During his time on the P.C. staff, Shimabukuro began writing a column for the paper, titled “One Thing Leads to Another,” accompanied by a photo of him smiling and wearing a T-shirt. Although his words were indicative of his wit and worldview, that photo, Alice Ito believes, would later work against him.
“The fact that he was wearing a T-shirt in his headshot was not very well received. In those days, to be professional meant that you had on a collared shirt, if not a tie. Again, he was pushing the edge in those days of what people thought was appropriate,” Ito said.
Shimabukuro and Yamamoto would continue to produce the paper, even as the Pacific Citizen moved from the JACCC, where it had an office separate from the JACL’s Pacific Southwest District office, to 941 E. Third Street in what is now known as L.A.’s Arts District, encountering an unexpected problem that made producing the paper in the summer unbearable: an out of order air conditioning system.
Yamamoto recalled that one of Shimabukuro’s highlights at the time was producing the 1985 Holiday Issue, which was devoted entirely to the topic of Interracial Families, which for the Japanese American press was a landmark. Mira Shimabukuro said she remembered that issue well, as she was pictured among the many photos on the cover, since she herself was the result of the mixed-marriage between her father and his first wife.
Yamamoto also noted that under Bob Shimabukuro’s leadership, the issue included another first to of sorts, since it included an article written by Sam Shimabukuro on his gay interracial relationship with his partner, Bruce MacDonald. He also, Yamamoto recalled, added a different cartoonist named Shinji in the paper.
Mira Shimabukuro said she felt that her father was “always trying to push the edge a little bit at Pacific Citizen” about what the paper might cover or take on. While that might be considered forward-thinking now, Bob Shimabukuro’s thoughts on the editorial direction of the paper, like that photo of him that accompanied his column, may have worked against him.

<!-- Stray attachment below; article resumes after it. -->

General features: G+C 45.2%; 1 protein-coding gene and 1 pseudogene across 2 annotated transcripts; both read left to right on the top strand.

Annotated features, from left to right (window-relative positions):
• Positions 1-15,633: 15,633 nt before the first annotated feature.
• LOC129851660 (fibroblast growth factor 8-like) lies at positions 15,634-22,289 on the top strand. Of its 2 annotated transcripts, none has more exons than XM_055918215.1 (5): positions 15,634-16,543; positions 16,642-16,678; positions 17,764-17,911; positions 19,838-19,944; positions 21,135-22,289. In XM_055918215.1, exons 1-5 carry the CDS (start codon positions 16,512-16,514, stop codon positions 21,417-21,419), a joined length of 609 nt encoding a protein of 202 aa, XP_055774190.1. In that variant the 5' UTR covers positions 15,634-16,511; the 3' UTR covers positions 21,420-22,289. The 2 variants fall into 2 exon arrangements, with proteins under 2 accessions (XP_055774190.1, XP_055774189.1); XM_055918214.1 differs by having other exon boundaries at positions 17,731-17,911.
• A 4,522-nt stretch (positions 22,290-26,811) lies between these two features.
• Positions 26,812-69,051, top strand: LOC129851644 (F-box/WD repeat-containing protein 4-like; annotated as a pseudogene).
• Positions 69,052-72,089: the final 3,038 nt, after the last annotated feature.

Although Shimabukuro proved he was capable at putting the paper out for more than a year, his bid to take on the role as Pacific Citizen editor failed. He was passed over in favor of Lynn Sakamoto-Chung, who became editor in August 1986; his last issue was the December 1986 Holiday Issue, after which he left Los Angeles for Seattle.
“He was perturbed that he was never made the editor of the newspaper and that was one factor in his decision to leave California,” Ito said. “It was a disappointment to him, but I think, again, during that era, he thought perhaps one reason was that he was outspoken in his writings and in the way that he conducted work and that perhaps there was some thought on the part of the board of the Pacific Citizen that might have been one of the factors in their decision.”
It may, Ito said, have been an example of the Japanese saying about how the nail that sticks up gets hammered down. But it must have worked out, since she and Bob married in Seattle in 1988, and he was able to care for his ailing brother.
For Mira Shimabukuro, her father’s memory and legacy provides some solace amid the loss. “Losing him right now is incredibly difficult because he was such a multifaceted person and we were very close. He was an incredibly incisive storyteller that I think people can see in his writing. He was also an incredibly kind and gentle human being. Up here in Seattle, the community is really mourning him,” she said. “He was an incredible father.”
Bob Shimabukuro was predeceased by his parents, Zenshu and Yasuko Shimabukuro. In addition to his widow, Alice Ito, and children, Mira Shimabukuro (Wayne Au) and Zenwa Shimabukuro, he is survived by a grandson, Mako; siblings, Toki Shimabukuro, Ann Colunga (John Droegmiller), Roy Shimabukuro, Ned Shimabukuro (Dee); and Irene Whitaker (George); and nieces and nephews.